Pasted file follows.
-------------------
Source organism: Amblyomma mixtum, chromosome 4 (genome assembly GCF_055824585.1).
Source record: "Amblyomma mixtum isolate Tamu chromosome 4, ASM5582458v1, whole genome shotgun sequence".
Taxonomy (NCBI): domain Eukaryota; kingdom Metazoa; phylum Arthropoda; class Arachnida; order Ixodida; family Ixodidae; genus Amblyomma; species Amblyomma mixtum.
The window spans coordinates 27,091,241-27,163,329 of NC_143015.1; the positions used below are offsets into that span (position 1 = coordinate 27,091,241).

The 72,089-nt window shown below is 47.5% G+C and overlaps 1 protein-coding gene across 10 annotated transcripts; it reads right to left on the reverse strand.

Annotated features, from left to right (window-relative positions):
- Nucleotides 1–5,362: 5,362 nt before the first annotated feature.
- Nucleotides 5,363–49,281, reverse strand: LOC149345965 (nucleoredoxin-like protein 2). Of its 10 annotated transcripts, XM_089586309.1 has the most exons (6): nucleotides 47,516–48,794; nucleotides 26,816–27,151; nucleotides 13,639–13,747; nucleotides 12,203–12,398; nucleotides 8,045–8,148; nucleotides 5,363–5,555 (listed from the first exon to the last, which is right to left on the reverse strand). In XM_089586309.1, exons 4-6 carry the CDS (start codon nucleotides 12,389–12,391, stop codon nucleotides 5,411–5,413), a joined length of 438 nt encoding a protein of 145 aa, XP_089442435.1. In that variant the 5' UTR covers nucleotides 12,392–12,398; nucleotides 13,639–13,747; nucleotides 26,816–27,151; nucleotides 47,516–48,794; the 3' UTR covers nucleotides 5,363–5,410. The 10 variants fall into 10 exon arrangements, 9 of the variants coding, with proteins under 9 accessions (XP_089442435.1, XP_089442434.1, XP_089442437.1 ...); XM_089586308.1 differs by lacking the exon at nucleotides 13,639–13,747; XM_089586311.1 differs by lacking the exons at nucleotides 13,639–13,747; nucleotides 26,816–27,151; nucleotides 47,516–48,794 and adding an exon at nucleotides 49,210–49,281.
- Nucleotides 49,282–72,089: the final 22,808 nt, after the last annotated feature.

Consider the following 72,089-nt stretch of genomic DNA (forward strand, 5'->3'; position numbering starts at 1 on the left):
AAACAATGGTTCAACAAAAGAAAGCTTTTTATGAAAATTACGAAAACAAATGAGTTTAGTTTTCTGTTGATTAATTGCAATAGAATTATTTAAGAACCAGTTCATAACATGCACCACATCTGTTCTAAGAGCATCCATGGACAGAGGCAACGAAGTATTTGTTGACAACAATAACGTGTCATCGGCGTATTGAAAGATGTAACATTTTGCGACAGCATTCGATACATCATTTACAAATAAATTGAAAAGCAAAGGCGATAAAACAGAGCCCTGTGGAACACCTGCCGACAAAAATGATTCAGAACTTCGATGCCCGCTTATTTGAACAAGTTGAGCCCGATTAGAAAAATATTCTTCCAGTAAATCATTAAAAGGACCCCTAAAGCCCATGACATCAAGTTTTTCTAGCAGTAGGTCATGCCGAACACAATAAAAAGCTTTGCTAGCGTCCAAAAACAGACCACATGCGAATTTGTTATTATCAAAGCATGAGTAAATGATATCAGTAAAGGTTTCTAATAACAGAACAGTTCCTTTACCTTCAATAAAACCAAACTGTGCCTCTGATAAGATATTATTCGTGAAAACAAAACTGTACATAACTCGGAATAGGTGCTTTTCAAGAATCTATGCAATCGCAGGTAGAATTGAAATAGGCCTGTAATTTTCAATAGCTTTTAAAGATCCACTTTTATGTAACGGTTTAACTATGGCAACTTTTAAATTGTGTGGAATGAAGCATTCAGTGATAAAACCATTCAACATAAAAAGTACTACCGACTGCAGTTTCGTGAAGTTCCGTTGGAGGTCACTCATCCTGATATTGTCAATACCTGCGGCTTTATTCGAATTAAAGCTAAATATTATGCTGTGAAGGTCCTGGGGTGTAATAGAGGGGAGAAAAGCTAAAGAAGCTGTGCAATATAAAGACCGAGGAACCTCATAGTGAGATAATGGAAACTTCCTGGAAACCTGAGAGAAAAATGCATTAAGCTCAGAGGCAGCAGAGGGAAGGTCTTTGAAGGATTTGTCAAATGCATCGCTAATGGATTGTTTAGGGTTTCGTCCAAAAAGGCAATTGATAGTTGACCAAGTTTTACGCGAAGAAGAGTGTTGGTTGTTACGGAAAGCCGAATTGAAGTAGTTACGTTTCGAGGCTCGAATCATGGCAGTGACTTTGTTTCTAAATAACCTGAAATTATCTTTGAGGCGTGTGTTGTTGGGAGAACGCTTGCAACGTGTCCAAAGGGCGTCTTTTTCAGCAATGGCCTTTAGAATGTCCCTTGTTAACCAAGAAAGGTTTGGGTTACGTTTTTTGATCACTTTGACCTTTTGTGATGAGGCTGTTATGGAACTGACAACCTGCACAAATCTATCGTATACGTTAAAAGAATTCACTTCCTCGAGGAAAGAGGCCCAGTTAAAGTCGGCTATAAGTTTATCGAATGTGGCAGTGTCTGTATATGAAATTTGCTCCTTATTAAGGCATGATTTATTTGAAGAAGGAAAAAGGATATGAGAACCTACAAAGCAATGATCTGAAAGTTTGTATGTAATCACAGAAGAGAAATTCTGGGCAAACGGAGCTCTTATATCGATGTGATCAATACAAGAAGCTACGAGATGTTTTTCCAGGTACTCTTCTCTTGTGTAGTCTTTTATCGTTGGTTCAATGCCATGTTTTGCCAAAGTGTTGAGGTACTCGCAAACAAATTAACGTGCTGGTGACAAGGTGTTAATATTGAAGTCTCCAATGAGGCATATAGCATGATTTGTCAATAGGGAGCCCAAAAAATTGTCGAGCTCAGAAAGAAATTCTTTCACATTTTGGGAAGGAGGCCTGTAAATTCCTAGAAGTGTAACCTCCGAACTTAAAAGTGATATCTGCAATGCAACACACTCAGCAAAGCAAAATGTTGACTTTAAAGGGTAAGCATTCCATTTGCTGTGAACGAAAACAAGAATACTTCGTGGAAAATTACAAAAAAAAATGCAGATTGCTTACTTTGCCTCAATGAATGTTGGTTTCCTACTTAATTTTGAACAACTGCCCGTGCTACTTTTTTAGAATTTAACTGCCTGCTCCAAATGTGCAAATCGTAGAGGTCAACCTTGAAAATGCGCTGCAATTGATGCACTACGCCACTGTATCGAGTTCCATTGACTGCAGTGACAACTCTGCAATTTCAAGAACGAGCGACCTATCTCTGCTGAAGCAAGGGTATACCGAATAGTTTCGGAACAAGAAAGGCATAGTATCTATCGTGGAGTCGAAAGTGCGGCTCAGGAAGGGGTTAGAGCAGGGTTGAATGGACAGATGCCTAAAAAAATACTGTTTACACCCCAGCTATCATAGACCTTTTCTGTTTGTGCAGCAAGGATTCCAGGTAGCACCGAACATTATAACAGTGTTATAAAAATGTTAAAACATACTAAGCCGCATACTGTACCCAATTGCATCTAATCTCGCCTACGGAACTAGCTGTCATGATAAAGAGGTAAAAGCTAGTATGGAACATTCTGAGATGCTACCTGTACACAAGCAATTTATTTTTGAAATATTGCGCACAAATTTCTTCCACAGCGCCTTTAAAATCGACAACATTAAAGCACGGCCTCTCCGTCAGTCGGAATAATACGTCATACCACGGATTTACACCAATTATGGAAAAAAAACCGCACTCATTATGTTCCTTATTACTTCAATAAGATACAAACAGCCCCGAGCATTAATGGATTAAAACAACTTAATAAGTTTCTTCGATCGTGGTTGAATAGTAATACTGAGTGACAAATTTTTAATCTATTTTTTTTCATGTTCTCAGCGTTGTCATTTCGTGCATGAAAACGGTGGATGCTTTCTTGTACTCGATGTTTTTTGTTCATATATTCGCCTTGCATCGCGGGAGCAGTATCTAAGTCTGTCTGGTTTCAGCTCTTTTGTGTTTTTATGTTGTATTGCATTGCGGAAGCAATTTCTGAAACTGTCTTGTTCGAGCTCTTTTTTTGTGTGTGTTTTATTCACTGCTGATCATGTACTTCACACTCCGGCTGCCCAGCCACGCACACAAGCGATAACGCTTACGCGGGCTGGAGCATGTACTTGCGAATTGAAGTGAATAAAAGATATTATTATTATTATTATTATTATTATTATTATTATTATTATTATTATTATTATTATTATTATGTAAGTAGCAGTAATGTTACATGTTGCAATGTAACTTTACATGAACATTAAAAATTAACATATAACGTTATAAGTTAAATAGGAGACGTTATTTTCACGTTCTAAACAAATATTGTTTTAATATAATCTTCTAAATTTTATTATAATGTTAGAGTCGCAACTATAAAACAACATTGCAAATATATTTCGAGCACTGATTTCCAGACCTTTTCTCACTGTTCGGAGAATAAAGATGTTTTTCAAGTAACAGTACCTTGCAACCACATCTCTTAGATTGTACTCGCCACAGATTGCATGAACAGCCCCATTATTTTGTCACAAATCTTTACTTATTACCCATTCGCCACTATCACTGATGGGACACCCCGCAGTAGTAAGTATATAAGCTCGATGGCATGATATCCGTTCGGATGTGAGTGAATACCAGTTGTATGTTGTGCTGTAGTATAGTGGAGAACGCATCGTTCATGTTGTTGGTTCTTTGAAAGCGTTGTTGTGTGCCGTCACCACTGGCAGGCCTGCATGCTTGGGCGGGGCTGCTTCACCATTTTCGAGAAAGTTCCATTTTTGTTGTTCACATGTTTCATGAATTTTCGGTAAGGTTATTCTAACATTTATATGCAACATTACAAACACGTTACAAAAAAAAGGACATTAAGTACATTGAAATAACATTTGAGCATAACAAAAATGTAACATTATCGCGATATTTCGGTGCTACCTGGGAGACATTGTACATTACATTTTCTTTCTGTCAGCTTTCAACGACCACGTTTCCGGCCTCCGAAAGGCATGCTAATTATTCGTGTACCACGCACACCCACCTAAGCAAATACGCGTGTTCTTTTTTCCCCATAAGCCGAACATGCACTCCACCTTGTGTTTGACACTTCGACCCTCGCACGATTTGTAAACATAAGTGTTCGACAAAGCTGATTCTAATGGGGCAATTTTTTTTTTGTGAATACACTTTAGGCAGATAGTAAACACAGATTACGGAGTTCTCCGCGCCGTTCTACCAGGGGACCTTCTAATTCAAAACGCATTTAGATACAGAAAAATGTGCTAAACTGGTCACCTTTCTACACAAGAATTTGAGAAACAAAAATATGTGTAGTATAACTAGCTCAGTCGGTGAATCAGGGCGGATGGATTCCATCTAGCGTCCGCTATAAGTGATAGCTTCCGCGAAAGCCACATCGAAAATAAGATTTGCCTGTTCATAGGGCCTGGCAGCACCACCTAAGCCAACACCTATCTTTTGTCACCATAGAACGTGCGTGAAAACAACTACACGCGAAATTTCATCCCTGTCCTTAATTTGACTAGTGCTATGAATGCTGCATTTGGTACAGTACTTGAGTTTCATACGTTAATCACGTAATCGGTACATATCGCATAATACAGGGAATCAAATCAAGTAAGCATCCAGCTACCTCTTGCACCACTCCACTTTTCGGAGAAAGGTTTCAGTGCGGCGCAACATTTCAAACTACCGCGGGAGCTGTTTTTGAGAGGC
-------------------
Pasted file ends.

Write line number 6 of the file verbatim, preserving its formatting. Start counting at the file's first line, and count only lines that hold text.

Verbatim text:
Annotated features, from left to right (window-relative positions):